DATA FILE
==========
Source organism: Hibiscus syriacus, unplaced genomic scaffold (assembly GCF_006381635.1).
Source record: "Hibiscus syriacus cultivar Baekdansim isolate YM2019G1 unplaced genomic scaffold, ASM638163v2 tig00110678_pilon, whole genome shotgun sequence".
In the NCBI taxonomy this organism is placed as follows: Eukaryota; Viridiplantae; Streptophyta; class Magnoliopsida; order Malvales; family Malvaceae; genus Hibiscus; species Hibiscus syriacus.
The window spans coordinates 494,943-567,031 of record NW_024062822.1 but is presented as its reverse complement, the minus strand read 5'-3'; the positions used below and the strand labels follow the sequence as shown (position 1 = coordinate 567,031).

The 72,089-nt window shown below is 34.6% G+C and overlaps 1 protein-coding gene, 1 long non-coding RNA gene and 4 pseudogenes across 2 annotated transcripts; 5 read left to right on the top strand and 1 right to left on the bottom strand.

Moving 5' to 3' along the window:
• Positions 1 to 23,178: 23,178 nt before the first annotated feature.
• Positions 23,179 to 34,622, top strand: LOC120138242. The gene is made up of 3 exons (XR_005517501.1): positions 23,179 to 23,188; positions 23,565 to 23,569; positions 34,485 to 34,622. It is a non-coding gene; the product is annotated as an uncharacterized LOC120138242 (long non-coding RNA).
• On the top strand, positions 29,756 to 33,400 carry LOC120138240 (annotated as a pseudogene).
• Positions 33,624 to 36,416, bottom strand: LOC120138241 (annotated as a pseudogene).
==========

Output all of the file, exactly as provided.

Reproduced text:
Source organism: Hibiscus syriacus, unplaced genomic scaffold (assembly GCF_006381635.1).
Source record: "Hibiscus syriacus cultivar Baekdansim isolate YM2019G1 unplaced genomic scaffold, ASM638163v2 tig00110678_pilon, whole genome shotgun sequence".
In the NCBI taxonomy this organism is placed as follows: Eukaryota; Viridiplantae; Streptophyta; class Magnoliopsida; order Malvales; family Malvaceae; genus Hibiscus; species Hibiscus syriacus.
The window spans coordinates 494,943-567,031 of record NW_024062822.1 but is presented as its reverse complement, the minus strand read 5'-3'; the positions used below and the strand labels follow the sequence as shown (position 1 = coordinate 567,031).

The 72,089-nt window shown below is 34.6% G+C and overlaps 1 protein-coding gene, 1 long non-coding RNA gene and 4 pseudogenes across 2 annotated transcripts; 5 read left to right on the top strand and 1 right to left on the bottom strand.

Moving 5' to 3' along the window:
• Positions 1 to 23,178: 23,178 nt before the first annotated feature.
• Positions 23,179 to 34,622, top strand: LOC120138242. The gene is made up of 3 exons (XR_005517501.1): positions 23,179 to 23,188; positions 23,565 to 23,569; positions 34,485 to 34,622. It is a non-coding gene; the product is annotated as an uncharacterized LOC120138242 (long non-coding RNA).
• On the top strand, positions 29,756 to 33,400 carry LOC120138240 (annotated as a pseudogene).
• Positions 33,624 to 36,416, bottom strand: LOC120138241 (annotated as a pseudogene).